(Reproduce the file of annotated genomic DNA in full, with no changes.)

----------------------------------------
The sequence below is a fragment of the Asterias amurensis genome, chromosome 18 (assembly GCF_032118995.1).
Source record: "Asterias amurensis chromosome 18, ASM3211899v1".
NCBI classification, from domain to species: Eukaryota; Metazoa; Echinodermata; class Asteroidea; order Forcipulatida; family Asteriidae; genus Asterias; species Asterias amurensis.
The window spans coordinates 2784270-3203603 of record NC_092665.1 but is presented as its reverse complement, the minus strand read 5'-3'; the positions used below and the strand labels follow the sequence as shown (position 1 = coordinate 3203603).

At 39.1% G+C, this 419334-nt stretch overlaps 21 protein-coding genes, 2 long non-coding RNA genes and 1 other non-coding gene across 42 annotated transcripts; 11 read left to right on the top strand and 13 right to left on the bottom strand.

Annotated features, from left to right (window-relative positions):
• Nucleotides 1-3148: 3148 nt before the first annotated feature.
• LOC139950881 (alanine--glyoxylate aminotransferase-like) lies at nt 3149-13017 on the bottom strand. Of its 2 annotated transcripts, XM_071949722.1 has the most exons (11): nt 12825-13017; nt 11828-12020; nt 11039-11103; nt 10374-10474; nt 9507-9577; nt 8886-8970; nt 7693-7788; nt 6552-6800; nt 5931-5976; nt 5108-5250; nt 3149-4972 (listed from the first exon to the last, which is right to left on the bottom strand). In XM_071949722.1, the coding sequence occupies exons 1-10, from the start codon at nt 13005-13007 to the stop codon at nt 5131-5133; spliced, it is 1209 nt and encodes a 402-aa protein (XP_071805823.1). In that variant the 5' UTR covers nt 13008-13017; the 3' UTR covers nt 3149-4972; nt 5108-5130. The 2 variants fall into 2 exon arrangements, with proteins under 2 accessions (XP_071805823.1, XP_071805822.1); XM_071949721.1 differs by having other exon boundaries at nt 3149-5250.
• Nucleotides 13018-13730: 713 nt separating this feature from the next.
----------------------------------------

The sequence below is a fragment of the Asterias amurensis genome, chromosome 18 (assembly GCF_032118995.1).
Source record: "Asterias amurensis chromosome 18, ASM3211899v1".
NCBI classification, from domain to species: Eukaryota; Metazoa; Echinodermata; class Asteroidea; order Forcipulatida; family Asteriidae; genus Asterias; species Asterias amurensis.
The window spans coordinates 2784270-3203603 of record NC_092665.1 but is presented as its reverse complement, the minus strand read 5'-3'; the positions used below and the strand labels follow the sequence as shown (position 1 = coordinate 3203603).

At 39.1% G+C, this 419334-nt stretch overlaps 21 protein-coding genes, 2 long non-coding RNA genes and 1 other non-coding gene across 42 annotated transcripts; 11 read left to right on the top strand and 13 right to left on the bottom strand.

Annotated features, from left to right (window-relative positions):
• Nucleotides 1-3148: 3148 nt before the first annotated feature.
• LOC139950881 (alanine--glyoxylate aminotransferase-like) lies at nt 3149-13017 on the bottom strand. Of its 2 annotated transcripts, XM_071949722.1 has the most exons (11): nt 12825-13017; nt 11828-12020; nt 11039-11103; nt 10374-10474; nt 9507-9577; nt 8886-8970; nt 7693-7788; nt 6552-6800; nt 5931-5976; nt 5108-5250; nt 3149-4972 (listed from the first exon to the last, which is right to left on the bottom strand). In XM_071949722.1, the coding sequence occupies exons 1-10, from the start codon at nt 13005-13007 to the stop codon at nt 5131-5133; spliced, it is 1209 nt and encodes a 402-aa protein (XP_071805823.1). In that variant the 5' UTR covers nt 13008-13017; the 3' UTR covers nt 3149-4972; nt 5108-5130. The 2 variants fall into 2 exon arrangements, with proteins under 2 accessions (XP_071805823.1, XP_071805822.1); XM_071949721.1 differs by having other exon boundaries at nt 3149-5250.
• Nucleotides 13018-13730: 713 nt separating this feature from the next.